» FAQs

Frequently Asked Questions about the OLE Project

(revised 3/20/09)

  1. What is the goal of the OLE Project?
  2. How does OLE help the library support the mission of research and teaching institutions?
  3. What will be the advantages of OLE compared to a traditional ILS systems?
  4. How does OLE differ from other open source ILS projects?
  5. Who is involved in the planning phase of the project?
  6. Who will be involved in the software development (build) phase?
  7. What does it mean to say that OLE is community source?
  8. What kinds of libraries can use OLE?
  9. What is the road map for developing OLE?
  10. What will be the costs of OLE when it is released?
  11. How will my library transition to OLE once it’s available?
  12. What will the public OLE interface look like?
  13. How can I be involved in OLE?
  14. Why should I contribute to OLE rather than waiting until it is ready to use?

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1. What is the goal of the OLE Project?

The Open Library Environment (OLE) project will use open, flexible technology to produce a community-sourced alternative to current legacy automation components, including Integrated Library Systems (ILS) and electronic resource management (ERM) systems.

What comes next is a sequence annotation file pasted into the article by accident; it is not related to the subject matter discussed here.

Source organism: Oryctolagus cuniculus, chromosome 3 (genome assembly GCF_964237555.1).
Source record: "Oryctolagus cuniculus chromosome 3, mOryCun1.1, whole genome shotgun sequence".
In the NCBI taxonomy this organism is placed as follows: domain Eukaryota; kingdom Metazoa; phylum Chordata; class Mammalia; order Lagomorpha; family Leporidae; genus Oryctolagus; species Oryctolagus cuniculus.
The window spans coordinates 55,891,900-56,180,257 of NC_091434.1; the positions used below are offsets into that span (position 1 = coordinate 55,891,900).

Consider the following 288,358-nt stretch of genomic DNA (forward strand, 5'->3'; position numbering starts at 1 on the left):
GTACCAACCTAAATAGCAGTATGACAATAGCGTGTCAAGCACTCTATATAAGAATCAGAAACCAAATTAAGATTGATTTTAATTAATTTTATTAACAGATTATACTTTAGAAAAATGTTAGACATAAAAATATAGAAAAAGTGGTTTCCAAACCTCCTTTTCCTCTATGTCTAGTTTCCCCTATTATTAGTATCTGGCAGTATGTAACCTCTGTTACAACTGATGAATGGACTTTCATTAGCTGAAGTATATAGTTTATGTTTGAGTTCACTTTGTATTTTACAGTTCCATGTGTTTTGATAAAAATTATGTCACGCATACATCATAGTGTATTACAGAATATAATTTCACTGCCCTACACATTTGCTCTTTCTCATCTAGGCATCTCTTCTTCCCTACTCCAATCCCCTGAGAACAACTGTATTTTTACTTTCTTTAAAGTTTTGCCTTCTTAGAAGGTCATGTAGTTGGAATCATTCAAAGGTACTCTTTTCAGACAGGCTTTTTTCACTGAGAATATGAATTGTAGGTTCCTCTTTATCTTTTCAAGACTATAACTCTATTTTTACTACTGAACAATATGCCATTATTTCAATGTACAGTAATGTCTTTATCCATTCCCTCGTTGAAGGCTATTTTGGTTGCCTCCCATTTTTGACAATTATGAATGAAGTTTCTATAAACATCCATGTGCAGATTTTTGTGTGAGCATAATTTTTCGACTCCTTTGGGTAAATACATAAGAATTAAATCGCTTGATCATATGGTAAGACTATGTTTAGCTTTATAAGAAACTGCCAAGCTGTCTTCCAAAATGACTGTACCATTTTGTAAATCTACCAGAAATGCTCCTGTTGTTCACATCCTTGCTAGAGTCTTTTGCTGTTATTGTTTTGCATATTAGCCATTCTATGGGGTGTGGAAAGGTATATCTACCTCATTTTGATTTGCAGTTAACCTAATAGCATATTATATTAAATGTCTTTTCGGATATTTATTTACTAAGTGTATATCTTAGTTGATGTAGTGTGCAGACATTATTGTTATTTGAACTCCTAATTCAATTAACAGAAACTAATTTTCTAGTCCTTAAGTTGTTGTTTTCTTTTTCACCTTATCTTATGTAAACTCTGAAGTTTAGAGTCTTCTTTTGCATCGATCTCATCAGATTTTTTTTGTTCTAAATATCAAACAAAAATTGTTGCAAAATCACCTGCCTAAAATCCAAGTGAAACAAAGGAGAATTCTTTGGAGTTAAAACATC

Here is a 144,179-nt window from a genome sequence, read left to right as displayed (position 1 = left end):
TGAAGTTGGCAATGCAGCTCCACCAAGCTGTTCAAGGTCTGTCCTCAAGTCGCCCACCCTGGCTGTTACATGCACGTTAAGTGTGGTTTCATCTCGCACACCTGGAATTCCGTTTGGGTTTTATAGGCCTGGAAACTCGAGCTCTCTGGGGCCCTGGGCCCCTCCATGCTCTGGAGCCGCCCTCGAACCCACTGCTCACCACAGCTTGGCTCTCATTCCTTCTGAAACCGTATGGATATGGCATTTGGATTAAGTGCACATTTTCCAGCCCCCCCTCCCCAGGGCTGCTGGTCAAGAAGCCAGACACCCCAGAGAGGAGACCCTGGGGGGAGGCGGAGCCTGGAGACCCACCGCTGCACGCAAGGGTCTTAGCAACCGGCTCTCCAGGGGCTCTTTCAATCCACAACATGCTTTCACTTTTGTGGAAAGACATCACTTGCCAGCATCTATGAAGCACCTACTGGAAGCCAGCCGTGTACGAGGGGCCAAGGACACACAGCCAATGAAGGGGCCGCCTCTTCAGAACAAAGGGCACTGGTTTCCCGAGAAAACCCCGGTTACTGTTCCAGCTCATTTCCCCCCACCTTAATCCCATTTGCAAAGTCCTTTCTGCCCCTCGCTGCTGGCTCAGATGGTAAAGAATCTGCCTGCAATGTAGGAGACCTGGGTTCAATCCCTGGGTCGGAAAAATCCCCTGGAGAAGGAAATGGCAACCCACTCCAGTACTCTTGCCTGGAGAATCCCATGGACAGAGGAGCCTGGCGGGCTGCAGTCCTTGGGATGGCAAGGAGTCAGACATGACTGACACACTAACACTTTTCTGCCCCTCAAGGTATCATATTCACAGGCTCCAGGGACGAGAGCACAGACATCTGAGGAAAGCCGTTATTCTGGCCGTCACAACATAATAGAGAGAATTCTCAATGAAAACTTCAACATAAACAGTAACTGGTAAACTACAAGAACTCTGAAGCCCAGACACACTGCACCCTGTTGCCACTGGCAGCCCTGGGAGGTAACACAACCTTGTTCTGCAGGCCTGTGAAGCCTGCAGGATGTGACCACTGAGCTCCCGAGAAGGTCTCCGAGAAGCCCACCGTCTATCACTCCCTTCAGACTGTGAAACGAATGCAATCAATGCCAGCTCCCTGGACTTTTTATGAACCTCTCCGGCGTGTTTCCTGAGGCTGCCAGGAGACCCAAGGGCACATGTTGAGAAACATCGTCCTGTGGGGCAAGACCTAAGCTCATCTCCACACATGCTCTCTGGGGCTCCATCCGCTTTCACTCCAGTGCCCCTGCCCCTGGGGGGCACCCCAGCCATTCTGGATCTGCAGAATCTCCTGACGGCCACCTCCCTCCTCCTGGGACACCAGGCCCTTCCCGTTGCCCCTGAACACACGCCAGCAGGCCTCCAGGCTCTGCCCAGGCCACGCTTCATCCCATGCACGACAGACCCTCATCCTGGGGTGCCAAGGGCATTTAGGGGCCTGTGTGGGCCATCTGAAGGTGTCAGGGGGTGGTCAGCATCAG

OLE will automate core library functions in a way suited to modern workflows and that interoperates with business and content applications beyond the library. Libraries control the design of OLE, ensuring that it supports our core mission.

With support from The Andrew W. Mellon Foundation, an international group of research libraries began working with the library community in September 2008 to plan the project. Project participants are developing system requirements and an initial design document, to be ready in July 2009. The next steps are to develop a project proposal and acquire funding for development of the OLE software. The aim is to have a reference implementation available by mid 2011.

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2. How does OLE help the library support the mission of research and teaching institutions?